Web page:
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Gratuity Valuation – A Simple Example Continued – Sensitivity Analysis

Sensitivity Analysis

The results of the gratuity valuation need to be tested for their sensitivity to key actuarial assumptions. Continuing with our simple example, we have carried out a sensitivity analysis on the Discount Rate and Salary Increase assumptions below.

Firstly, we re-calculate the actuarial liability by varying the assumptions one at a time while keeping all other assumptions unchanged and see the impact on the funded status of the plan (as mentioned above, for illustration purposes, we are only considering two key assumptions in our analysis both of which relate to the liability calculations). The result of this exercise is give below:

AssumptionsExistingiiss
Discount rate (i)13%14%12%13%13%
Salary increase factor (s)8%8%8%9%7%
Actuarial Liability as at 31-12-2010        10,454.09          8,096.93        13,528.15        13,657.32          7,982.28
Fair Value of Plan Assets as at 31-12-2010        10,000.00        10,000.00        10,000.00        10,000.00        10,000.00
Surplus (deficit)-454.09 1,903.07 -3,528.15 -3,657.32      2,017.72

We have assumed a 1% change over the existing assumptions. The existing position shows an actuarial deficit of 454. When the discount rate is increased by 1%, all other factors kept unchanged, it results in an actuarial surplus of 1903.07. On the other hand if the discount rate were to decrease by 1% it would result in a much larger deficit.

When the salary growth rate is increased by 1% the deficit increases eight-fold whereas a 1% decline in the growth rate results in a decline in the actuarial liability and consequently a significant surplus. The sensitivity of the actuarial liability and hence surplus appears to be greater for the salary increase assumption than the discount rate.

In order to assess the extent of a 1% change in the discount rate (or salary growth rate) on the actuarial liability we will calculate the duration and convexity of the liability. Using the derived duration and convexity we then calculate the approximate change (%) in liability. The methodology for determining duration, convexity and approximate change (%) is discussed in the following course:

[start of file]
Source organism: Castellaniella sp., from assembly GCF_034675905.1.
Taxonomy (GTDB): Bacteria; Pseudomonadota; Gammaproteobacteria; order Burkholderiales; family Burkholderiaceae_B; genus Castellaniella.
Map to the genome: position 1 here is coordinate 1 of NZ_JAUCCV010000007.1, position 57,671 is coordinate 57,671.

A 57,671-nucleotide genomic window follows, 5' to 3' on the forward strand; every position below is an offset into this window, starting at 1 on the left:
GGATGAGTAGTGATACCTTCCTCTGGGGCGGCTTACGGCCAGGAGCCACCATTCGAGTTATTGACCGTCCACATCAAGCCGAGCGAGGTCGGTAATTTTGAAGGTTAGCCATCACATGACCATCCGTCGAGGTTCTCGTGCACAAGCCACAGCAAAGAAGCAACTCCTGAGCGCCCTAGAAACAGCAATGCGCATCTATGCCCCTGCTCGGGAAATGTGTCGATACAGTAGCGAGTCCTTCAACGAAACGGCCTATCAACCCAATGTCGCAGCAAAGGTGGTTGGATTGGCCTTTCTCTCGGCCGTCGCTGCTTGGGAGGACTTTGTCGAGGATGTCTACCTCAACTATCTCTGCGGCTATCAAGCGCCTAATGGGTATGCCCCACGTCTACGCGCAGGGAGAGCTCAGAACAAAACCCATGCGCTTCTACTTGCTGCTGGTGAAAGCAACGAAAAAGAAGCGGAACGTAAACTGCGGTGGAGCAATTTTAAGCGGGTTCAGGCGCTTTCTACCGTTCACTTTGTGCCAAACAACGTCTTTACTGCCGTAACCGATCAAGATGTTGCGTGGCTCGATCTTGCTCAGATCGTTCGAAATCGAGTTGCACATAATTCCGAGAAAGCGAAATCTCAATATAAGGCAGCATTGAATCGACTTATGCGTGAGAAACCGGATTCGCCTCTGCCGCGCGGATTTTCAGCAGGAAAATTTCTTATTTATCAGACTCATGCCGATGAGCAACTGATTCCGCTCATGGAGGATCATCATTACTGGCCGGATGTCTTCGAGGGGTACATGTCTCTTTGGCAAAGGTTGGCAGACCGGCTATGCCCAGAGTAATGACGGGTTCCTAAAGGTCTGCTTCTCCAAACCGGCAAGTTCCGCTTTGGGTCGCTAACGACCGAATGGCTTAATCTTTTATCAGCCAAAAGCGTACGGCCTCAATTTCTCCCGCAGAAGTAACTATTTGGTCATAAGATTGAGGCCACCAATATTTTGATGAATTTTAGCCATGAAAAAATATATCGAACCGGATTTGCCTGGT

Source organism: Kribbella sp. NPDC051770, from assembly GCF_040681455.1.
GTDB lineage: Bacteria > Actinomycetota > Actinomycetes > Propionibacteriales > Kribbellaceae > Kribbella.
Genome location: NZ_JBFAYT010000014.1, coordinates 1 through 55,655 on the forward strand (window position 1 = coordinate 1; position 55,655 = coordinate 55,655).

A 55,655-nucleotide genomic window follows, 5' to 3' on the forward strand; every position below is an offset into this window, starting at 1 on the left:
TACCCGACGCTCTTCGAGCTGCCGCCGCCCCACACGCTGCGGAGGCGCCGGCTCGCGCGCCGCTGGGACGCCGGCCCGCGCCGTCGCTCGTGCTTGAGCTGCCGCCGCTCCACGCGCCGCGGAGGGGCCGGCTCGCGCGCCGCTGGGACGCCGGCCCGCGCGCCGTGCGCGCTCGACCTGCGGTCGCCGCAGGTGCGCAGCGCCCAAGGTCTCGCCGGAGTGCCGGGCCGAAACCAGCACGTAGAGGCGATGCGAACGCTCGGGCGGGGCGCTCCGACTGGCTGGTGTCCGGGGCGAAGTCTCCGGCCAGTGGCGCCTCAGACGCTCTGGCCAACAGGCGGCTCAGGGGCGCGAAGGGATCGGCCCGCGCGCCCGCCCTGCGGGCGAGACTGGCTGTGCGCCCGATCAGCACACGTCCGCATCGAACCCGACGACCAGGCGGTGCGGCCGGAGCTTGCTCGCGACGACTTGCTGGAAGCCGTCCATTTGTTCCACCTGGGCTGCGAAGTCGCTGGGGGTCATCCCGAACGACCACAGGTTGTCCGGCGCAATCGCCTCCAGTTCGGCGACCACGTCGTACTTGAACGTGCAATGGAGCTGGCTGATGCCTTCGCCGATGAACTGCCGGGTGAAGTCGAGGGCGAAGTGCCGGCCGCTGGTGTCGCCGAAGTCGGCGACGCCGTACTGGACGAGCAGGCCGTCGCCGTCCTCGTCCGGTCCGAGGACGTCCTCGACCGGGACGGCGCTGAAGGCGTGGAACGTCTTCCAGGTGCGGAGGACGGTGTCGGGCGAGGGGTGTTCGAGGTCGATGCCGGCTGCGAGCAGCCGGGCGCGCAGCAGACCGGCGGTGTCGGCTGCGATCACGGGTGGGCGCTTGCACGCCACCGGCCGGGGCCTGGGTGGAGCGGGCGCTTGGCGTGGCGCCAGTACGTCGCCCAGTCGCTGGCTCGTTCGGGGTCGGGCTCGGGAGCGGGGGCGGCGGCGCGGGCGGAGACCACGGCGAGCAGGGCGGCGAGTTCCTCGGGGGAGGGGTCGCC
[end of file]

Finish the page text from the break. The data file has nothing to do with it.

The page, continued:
Duration & Convexity Calculation Example

The results of this analysis are given below:

Discount Rate (i)0+
i13.00%12.00%14.00%
Actuarial Liability  10,454  13,528    8,097
    
Duration     25.98  
Convexity  342.88  
Approximate liability change (%)  
due to duration 25.98%-25.98%
due to convexity 3.43%3.43%
Total change in liability (%) 29.41%-22.55%

 

Salary Increase (s)0+
s8.00%7.00%9.00%
Actuarial Liability  10,454    7,982  13,657
    
Duration   (27.14)  
Convexity  349.83  
Approximate liability change (%)  
due to duration -27.14%27.14%
due to convexity 3.50%3.50%
Total change in liability (%) -23.64%30.64%

The 0, – and + signs in the first row, represent the existing position of the assumption, a 1% decline in the assumption and a 1% increase in the assumption respectively.

A 1% decrease in the Discount Rate assumption leads to a 29.41% increase in the actuarial liability all other factors kept unchanged, whereas a 1% increase in the assumption leads to a 22.55% decline in the actuarial liability, all other factors kept unchanged.

A 1% decrease in the Salary Increase assumption leads to a 23.64% decrease in the actuarial liability all other factors kept unchanged, whereas a 1% increase in the assumption leads to a 30.64% increase in the actuarial liability, all other factors kept unchanged.

As can be seen the actuarial liability is the most sensitive to an increase in the salary growth assumption, all other factors kept unchanged.

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